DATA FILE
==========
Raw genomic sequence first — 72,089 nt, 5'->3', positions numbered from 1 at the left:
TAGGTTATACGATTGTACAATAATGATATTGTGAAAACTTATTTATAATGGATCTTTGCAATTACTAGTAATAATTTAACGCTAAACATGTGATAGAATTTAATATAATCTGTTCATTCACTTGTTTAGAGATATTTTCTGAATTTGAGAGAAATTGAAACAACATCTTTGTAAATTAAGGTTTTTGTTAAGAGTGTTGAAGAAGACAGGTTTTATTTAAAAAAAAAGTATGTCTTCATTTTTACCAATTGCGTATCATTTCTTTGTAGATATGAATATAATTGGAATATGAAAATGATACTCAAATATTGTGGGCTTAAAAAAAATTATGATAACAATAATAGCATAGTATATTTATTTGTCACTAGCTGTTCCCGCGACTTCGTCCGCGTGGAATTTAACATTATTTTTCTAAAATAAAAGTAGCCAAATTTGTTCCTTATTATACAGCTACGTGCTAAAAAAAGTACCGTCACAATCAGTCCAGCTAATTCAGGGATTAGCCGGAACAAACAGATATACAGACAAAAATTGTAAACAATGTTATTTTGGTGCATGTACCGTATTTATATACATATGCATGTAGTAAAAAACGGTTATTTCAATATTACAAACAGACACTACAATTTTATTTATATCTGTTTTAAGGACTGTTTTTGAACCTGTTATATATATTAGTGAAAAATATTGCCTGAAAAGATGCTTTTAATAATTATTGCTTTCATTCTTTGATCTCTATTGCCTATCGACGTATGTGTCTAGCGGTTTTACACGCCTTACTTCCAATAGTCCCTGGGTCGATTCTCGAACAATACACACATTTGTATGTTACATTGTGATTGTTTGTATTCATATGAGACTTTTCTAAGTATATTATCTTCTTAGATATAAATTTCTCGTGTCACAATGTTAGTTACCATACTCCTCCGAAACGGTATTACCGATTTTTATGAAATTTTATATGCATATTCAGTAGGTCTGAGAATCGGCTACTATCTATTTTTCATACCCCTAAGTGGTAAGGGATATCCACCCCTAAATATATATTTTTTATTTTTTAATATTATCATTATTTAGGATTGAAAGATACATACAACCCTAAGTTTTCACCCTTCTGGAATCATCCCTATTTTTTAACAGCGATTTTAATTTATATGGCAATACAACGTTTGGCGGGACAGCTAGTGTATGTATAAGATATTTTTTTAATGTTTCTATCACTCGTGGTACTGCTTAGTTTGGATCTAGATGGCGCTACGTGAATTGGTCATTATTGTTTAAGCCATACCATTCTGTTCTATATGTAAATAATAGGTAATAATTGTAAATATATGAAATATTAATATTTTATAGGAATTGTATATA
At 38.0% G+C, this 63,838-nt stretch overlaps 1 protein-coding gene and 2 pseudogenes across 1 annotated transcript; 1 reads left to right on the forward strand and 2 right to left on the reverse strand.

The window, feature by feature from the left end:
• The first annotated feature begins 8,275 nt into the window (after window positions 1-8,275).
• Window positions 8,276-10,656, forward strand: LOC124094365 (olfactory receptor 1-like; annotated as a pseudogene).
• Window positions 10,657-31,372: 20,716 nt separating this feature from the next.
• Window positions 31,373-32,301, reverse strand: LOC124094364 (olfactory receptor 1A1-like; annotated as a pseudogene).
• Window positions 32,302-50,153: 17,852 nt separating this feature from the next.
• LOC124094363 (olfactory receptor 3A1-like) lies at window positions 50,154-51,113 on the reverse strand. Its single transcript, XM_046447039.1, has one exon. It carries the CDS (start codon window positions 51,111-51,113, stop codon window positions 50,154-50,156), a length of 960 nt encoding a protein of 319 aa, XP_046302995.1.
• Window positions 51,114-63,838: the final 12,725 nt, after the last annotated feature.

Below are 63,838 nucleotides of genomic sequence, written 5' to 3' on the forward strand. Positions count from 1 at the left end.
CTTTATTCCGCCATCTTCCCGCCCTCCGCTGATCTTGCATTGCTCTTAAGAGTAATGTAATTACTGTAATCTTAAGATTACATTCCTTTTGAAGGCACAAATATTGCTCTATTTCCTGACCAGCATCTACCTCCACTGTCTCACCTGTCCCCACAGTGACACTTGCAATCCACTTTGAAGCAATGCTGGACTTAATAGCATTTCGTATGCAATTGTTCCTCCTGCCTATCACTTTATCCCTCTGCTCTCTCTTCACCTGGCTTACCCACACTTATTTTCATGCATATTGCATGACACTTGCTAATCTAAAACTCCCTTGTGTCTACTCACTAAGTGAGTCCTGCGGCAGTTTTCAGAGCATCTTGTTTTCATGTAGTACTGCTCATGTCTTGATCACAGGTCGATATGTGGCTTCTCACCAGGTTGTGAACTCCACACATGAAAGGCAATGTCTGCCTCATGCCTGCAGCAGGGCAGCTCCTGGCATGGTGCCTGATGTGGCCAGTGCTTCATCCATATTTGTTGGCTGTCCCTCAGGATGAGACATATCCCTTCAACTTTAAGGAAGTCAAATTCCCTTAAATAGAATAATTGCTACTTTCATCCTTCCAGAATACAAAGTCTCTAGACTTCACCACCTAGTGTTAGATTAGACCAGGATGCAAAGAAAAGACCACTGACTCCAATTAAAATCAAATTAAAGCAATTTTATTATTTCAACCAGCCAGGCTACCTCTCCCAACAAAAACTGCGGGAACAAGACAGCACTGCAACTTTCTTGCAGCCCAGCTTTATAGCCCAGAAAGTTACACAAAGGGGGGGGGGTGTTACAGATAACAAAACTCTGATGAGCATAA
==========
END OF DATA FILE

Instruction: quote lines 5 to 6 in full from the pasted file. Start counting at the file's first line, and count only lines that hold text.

• The first annotated feature begins 8,275 nt into the window (after window positions 1-8,275).
• Window positions 8,276-10,656, forward strand: LOC124094365 (olfactory receptor 1-like; annotated as a pseudogene).